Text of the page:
A Move Beyond Measurements
Nancy Hervey Bathurst
Mental Healthcare in the UK quite understandably exists on measurements. It relies, like any organization, on funding, and to receive any bank of funding, you must be able to evidence your results, to show what you did last time and why you should be able to do it again. Results here chart the course from diagnosis to clearance, from illness to health, from crisis to consistency and comfort. Numbers are the ladders and the steps in this journey. The number of times you visited, the dosage of medication you were prescribed. Both of these are helpful and secure. In an area ridden with uncertainty and often with bias, and in a sector where it is difficult to compare experiences and yet one has to in order to come to any further conclusions, numbers offer the best possible framework to navigate an impossible task.
And yet, mental experience is an area where even numbers offer little guidance. In many situations numbers only tell you how many people are struggling, and then not even that, as they really only tell you how many people have made it as far as an appointment or even a phone call in order to then be logged onto the system. Eating disorders have a particular reliance on numbers: weights, inpatient and outpatient timings, numbers of bed, numbers of wards, numbers of referrals & re-referrals. It is a illness where both the symptom and the treatment are encrypted in the numerical, and yet recovery is usually defined by a freedom from these numbers, a time where the patient no longer leads a life led by calorie counting, binging or purging, maintains a healthily relaxed (unmeasured) relationship to weight and food, and feels a sense of manageability but not numerical control within their life. More generally, mental health and the path from mental illness to mental wellness is infamously personal, infamously difficult, and - by many testimonies - often consists of a conflicted, back-and-forth pathway to recovery, best navigated with a wide ecology of support structures & strategies. None of these seems applicable to the 40 session, up and out style appointment that is currently available.
Is there a way to propose and to implement a different kind of system, a system that coordinates a quantitative record and a qualitative appraisal of each case?
It is impossible to abandon measures and numbers completely and important not to. Whilst each process is personal, the subjective is a precious and rare thing, and often very helpful for patients and doctors and when it comes to illnesses that wreak such impact on patients’ lives and yet are so mercurial. Diagnosis and data are critical hinges to begin to build a structure in the unknown. However, alongside this, there must be a better way to expand and incorporate the breadth of knowledge and insight that can be gained from diverse therapies and counselling sessions - the relationships built, the human factors and context that surround each case - which often affect the progress a patient may be able to make.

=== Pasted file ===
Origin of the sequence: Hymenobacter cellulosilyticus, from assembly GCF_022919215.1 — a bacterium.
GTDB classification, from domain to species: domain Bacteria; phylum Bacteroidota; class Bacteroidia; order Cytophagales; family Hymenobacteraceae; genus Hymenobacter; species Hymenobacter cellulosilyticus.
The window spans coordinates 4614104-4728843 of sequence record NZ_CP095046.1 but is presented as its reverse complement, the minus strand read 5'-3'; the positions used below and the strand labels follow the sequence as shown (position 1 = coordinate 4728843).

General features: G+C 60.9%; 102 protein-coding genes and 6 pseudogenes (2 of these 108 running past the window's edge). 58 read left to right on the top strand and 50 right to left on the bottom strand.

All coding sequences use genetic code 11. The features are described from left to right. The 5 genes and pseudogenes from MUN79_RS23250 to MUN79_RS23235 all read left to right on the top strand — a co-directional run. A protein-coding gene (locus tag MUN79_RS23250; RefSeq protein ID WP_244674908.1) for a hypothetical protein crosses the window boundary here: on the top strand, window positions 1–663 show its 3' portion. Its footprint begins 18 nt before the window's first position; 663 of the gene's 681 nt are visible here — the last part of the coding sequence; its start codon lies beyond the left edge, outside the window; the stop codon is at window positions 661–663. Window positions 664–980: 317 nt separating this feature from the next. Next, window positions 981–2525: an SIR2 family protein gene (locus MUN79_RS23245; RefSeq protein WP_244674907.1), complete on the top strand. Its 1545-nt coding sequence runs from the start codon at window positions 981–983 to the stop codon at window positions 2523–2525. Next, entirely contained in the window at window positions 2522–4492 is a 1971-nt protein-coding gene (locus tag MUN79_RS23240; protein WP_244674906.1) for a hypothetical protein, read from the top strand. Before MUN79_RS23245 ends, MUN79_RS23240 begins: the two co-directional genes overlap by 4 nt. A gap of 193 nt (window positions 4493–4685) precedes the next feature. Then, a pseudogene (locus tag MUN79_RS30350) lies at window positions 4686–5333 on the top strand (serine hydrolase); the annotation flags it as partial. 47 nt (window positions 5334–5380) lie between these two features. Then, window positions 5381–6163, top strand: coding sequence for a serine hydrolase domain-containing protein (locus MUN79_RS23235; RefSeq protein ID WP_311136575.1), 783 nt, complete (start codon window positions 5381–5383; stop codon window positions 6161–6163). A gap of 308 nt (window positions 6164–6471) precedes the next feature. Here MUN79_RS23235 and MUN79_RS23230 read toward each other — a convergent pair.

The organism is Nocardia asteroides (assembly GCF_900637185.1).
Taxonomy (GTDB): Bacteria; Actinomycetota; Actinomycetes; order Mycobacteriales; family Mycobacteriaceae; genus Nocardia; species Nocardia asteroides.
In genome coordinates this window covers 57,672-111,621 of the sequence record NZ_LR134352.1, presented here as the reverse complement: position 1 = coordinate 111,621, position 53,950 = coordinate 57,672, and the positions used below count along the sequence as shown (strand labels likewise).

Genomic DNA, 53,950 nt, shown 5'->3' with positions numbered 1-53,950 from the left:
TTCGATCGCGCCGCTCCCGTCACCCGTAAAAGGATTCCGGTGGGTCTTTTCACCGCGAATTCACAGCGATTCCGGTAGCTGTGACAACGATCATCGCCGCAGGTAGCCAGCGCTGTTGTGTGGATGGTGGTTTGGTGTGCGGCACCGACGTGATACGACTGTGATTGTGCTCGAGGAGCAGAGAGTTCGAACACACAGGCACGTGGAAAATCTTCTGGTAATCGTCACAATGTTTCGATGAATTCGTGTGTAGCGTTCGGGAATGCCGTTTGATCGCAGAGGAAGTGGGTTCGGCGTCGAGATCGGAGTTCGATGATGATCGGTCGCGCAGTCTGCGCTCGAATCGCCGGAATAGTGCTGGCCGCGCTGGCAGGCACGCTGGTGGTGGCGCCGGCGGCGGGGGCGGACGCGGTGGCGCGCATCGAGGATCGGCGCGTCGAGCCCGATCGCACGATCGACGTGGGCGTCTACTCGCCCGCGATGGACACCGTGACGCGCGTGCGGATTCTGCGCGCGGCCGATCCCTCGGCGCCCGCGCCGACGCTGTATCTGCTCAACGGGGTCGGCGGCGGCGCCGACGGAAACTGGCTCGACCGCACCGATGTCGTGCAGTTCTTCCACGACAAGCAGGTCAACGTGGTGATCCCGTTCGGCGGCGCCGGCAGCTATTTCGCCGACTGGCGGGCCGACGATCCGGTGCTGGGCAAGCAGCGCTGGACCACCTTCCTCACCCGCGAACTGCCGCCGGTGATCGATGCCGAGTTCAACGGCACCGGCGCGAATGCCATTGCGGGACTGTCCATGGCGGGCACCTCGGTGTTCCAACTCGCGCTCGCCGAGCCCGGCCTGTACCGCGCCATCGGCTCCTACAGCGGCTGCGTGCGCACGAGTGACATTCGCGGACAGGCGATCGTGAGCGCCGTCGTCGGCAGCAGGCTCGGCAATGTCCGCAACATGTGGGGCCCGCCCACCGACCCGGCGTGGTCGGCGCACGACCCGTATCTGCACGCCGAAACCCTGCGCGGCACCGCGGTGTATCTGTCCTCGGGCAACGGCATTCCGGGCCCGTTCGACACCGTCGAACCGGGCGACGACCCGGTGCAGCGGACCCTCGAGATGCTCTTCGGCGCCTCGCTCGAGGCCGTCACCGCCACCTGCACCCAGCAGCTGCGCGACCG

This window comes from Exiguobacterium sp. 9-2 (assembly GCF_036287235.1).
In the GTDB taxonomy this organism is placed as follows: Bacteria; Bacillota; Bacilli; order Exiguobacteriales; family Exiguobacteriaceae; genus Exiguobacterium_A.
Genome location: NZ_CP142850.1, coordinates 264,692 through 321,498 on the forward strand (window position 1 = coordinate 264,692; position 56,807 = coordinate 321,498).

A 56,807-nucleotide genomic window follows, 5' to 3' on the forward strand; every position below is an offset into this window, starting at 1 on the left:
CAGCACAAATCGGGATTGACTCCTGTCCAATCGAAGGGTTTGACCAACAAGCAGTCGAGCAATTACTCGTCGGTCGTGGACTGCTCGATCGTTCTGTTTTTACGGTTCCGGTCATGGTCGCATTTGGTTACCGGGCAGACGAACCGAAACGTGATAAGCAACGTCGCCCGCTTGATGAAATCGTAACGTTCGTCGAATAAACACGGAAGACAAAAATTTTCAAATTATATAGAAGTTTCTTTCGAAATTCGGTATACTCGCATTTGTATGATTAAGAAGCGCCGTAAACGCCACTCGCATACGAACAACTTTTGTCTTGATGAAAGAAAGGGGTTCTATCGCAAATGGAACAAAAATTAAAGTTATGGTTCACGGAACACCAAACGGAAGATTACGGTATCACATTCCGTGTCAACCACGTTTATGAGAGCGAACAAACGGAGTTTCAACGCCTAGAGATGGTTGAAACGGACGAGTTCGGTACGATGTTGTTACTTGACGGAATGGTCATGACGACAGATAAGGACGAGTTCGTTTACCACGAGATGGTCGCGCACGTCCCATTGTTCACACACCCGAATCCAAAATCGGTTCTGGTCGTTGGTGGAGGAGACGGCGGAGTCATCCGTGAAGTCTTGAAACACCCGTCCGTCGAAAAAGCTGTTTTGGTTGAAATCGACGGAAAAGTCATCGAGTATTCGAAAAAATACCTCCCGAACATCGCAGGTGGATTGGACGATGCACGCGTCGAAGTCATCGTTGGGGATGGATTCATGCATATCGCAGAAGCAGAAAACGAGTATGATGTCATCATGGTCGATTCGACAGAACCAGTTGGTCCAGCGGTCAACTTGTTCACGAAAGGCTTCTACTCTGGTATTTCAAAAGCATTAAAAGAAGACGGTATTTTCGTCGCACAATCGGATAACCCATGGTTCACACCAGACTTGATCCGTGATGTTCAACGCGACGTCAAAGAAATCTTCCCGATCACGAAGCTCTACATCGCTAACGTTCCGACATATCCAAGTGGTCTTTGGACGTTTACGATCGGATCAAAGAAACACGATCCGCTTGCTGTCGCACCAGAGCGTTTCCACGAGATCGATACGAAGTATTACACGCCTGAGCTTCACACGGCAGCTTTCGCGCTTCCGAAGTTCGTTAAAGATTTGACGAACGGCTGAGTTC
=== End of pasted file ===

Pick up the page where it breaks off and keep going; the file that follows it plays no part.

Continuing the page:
To take the case of Eating Disorders, both body weights and mentalities can fluctuate widely, and are often out of sync with each other. If, after a stint of hospital care a patient has managed to reach a healthier weight, and yet still holds the same attitude and feelings towards themselves, or has not received the therapeutic tools to navigate the feelings that arise around the food they eat, the recovery is often short term. Without a range of tools and ongoing support, one can feel unable to ward off the overwhelming anxiety that stems from such a speedily and radically changed body and relationship to food. When environmental factors compound this, recovery is understandably fragile. During my own time receiving in-patient treatment for Anorexia Nervosa on the NHS, I lived this experience and saw it in others many times. During a (usually 8 week) stay in hospital, patients would be fed and prevented from ‘acting out’ (binging, purging, exercising or restricting) after meals. You would reach a healthy weight, but without substantial therapeutic architecture around this. This would not last long, and very often, patients would be readmitted, their health regressed or worse than it had been to begin with. If they are an out-patient, they are discharged after a fixed number of appointments, regardless of their mental health or progress towards recovery. Many had been on the same cycle for over fifteen years.